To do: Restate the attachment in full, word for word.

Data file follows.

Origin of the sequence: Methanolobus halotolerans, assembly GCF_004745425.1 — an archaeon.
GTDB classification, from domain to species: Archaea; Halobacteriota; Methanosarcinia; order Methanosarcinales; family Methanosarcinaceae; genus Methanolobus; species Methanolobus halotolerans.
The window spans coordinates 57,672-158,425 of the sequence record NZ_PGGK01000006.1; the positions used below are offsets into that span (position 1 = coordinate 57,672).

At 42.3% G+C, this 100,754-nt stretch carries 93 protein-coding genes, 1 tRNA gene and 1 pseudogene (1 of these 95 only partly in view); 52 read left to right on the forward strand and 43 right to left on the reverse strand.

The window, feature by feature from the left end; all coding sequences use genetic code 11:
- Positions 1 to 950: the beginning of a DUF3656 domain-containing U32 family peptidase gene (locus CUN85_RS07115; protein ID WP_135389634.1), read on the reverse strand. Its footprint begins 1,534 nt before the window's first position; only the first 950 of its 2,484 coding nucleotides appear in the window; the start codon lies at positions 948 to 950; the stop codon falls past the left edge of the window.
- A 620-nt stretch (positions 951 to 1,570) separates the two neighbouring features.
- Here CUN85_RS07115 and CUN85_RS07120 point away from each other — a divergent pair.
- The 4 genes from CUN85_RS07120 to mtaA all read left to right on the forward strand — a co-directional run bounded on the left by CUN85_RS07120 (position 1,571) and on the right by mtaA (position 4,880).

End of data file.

Origin of the sequence: Methanolobus halotolerans, assembly GCF_004745425.1 — an archaeon.
GTDB classification, from domain to species: Archaea; Halobacteriota; Methanosarcinia; order Methanosarcinales; family Methanosarcinaceae; genus Methanolobus; species Methanolobus halotolerans.
The window spans coordinates 57,672-158,425 of the sequence record NZ_PGGK01000006.1; the positions used below are offsets into that span (position 1 = coordinate 57,672).

At 42.3% G+C, this 100,754-nt stretch carries 93 protein-coding genes, 1 tRNA gene and 1 pseudogene (1 of these 95 only partly in view); 52 read left to right on the forward strand and 43 right to left on the reverse strand.

The window, feature by feature from the left end; all coding sequences use genetic code 11:
- Positions 1 to 950: the beginning of a DUF3656 domain-containing U32 family peptidase gene (locus CUN85_RS07115; protein ID WP_135389634.1), read on the reverse strand. Its footprint begins 1,534 nt before the window's first position; only the first 950 of its 2,484 coding nucleotides appear in the window; the start codon lies at positions 948 to 950; the stop codon falls past the left edge of the window.
- A 620-nt stretch (positions 951 to 1,570) separates the two neighbouring features.
- Here CUN85_RS07115 and CUN85_RS07120 point away from each other — a divergent pair.
- The 4 genes from CUN85_RS07120 to mtaA all read left to right on the forward strand — a co-directional run bounded on the left by CUN85_RS07120 (position 1,571) and on the right by mtaA (position 4,880).